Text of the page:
Britain's most hated ever teams
Let’s get one thing out of the way: very few unsuccessful football teams are hated. The 30 specific teams we’ve plucked from British football history are an assorted rogue’s gallery. There’s arrogant owners, horrible bosses, violent players, boring football, panto villains, genuine villains and even Lord Voldemort himself.
Yet what connects the majority (if not quite all) of them is, simply, success. Most of these teams picked up opprobrium and victories at the same rate. So if your club - even if it’s a team you personally loved – is on this list, please don’t be offended.
30. Leeds, 1996/97
Following Howard Wilkinson’s dismissal after a 4-0 shellacking by Manchester United in September, Leeds became almost cartoonish for their awfulness on the eye. No top-flight team had ever scored fewer than the 28 goals they managed that season.
The appointment of George Graham, recently returned from a one-year ban for accepting illicit payments at Arsenal, meant even Leeds fans now hated their own side. Adopting the same mean machine approach he’d used at Highbury, Graham ensured United kept a staggering 20 clean sheets in the league. Yet the fact they failed to score in 21 league matches makes them the dullest and most unloved Premier League team ever.
29. Liverpool 2013/14
Liverpool came close to ending their long wait for a league title with a jaw-droppingly entertaining team packed with characters who were hard to warm to – from world judo champion Martin Skrtel in defence, two-club man Steven Gerrard in midfield, to bitey abuser Luis Suarez leading the line (quite brilliantly, admittedly).
Many loved this admittedly thrilling Liverpool run, but there was also a healthy dose of schadenfreude from rival fans at the 2-0 defeat by Chelsea and the throwing away of a 3-0 lead at Crystal Palace. Although that did open the door for Manchester City to take the title, which is arguably worse.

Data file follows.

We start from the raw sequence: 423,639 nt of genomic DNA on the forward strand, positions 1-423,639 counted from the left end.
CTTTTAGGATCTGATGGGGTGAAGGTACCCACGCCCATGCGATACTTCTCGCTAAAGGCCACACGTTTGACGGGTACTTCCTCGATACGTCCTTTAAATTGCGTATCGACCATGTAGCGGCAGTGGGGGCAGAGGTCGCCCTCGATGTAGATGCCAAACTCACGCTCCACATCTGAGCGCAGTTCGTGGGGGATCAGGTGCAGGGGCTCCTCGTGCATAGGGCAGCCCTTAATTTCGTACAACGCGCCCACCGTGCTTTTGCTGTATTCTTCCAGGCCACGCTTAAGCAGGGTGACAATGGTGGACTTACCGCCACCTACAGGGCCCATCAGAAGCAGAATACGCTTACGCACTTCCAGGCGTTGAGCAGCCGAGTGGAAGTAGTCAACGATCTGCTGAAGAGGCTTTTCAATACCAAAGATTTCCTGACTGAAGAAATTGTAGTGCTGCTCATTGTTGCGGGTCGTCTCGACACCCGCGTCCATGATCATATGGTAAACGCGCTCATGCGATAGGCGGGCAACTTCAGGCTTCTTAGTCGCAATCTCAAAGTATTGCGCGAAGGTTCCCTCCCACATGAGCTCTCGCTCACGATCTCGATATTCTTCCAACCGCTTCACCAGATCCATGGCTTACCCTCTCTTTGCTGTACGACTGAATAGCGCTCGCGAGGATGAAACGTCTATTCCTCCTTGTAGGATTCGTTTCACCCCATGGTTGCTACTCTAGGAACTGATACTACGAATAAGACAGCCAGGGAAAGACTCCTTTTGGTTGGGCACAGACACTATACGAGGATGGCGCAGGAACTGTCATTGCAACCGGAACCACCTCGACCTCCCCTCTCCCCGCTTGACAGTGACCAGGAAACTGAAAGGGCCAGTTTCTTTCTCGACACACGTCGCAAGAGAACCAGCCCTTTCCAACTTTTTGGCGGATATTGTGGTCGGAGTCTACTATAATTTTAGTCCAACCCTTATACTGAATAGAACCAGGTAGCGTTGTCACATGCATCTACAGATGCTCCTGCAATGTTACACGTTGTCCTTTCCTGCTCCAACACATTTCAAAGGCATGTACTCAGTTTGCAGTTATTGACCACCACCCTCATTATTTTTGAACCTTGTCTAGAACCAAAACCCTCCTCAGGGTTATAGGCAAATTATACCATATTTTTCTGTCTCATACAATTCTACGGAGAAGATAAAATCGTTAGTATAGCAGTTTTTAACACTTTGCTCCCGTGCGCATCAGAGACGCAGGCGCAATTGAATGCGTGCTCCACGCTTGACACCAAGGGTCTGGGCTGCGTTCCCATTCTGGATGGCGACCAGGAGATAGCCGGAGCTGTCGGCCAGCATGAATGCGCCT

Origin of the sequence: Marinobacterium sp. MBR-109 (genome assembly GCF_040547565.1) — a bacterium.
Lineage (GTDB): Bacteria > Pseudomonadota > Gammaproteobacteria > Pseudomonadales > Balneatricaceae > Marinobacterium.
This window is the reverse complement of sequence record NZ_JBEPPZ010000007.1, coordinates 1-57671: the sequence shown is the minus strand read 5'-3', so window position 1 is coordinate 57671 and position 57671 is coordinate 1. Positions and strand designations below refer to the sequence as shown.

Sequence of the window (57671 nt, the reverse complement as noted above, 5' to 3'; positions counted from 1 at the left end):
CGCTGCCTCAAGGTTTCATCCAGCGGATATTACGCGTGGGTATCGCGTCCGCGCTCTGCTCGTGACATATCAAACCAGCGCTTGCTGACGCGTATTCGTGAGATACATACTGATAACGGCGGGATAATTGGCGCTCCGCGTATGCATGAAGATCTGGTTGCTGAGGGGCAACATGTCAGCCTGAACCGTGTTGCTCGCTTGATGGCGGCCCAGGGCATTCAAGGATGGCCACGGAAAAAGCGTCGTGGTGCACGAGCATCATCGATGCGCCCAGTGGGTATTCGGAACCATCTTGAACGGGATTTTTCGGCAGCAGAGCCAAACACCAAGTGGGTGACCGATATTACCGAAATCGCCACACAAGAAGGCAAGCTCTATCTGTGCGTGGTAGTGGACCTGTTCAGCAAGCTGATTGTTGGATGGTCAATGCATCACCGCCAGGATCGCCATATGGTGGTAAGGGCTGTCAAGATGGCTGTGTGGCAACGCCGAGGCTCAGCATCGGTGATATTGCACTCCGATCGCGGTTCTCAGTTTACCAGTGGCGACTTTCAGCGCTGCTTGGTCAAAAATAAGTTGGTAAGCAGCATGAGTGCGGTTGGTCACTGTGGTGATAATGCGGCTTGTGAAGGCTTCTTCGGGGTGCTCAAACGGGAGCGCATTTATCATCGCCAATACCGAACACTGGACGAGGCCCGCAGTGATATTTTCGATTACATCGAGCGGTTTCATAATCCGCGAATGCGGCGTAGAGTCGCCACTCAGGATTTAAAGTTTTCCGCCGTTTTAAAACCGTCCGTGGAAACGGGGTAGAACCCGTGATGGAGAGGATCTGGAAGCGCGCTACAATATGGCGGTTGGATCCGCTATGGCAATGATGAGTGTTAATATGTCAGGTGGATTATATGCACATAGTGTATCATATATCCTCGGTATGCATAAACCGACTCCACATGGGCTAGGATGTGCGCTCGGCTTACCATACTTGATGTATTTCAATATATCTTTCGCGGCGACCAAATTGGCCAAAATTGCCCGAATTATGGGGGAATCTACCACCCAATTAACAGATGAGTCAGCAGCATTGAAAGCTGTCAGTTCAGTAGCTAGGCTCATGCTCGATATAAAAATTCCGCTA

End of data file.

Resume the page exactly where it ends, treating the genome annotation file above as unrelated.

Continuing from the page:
28. Scotland, 1978
Argentina ‘78 remains the only World Cup Scots talk about. Ally MacLeod’s squad, which featured Kenny Dalglish, Graeme Souness, Alan Hansen, Archie Gemmill and Joe Jordan, were confident of qualifying from a group containing Holland, Iran and Peru. Even so, MacLeod’s pronouncement that “You can mark 25 June 1978 as the day Scotland conquers the world” struck many as overconfidence bordering on arrogance.
A 3-1 loss to Peru preceded an even worse 1-1 draw with Iran, which MacLeod blamed on a lack of water in the hotel swimming pool. Honour was partially redeemed with a glorious, albeit irrelevant, 3-2 win over the Dutch.
27. Cardiff, 2000/01
A pervading sense of capital city arrogance has always made it easy for Welsh fans to loathe Cardiff. But the arrival of Sam ‘Crazy Gang’ Hammam as chairman in 2000 upped the hatred a notch or six.
If the self-publicising, self-aggrandising Hammam wasn’t promising to make the entire Welsh nation support the Bluebirds, he was pretentiously describing his new club as the ‘Barcelona of Wales’. He impressed Cardiff fans by joining in their ‘Do the Ayatollah’ celebration and remains a cult hero to some, even though he later sold the club to Peter Ridsdale.
26. West Ham, 1966/67
Alf Ramsey didn’t win the World Cup, West Ham did. All four England goals in the final were scored by Hammers, while skipper Bobby Moore lifted the Jules Rimet trophy.
So why are England fans often so begrudging in their thanks? Largely because Hammers fans have been so ceaseless in carping on about their World Cup triumph for over 50 years that a latent dislike has built up over time.
Pleasingly, West Ham didn’t get to bask in their glory for long at the time. On the first day of the 1966/67 season, Chelsea beat them 2-1, with a Scot (Charlie Cooke) scoring the winner.
25. Notts County, 2009/10
Sol Campbell’s time at Notts County lasted about as long as his foray into politics. The defender was one of a number of acquisitions made after the club was taken over by mysterious Middle Eastern backers Munto Finance before the 2009/10 League Two season.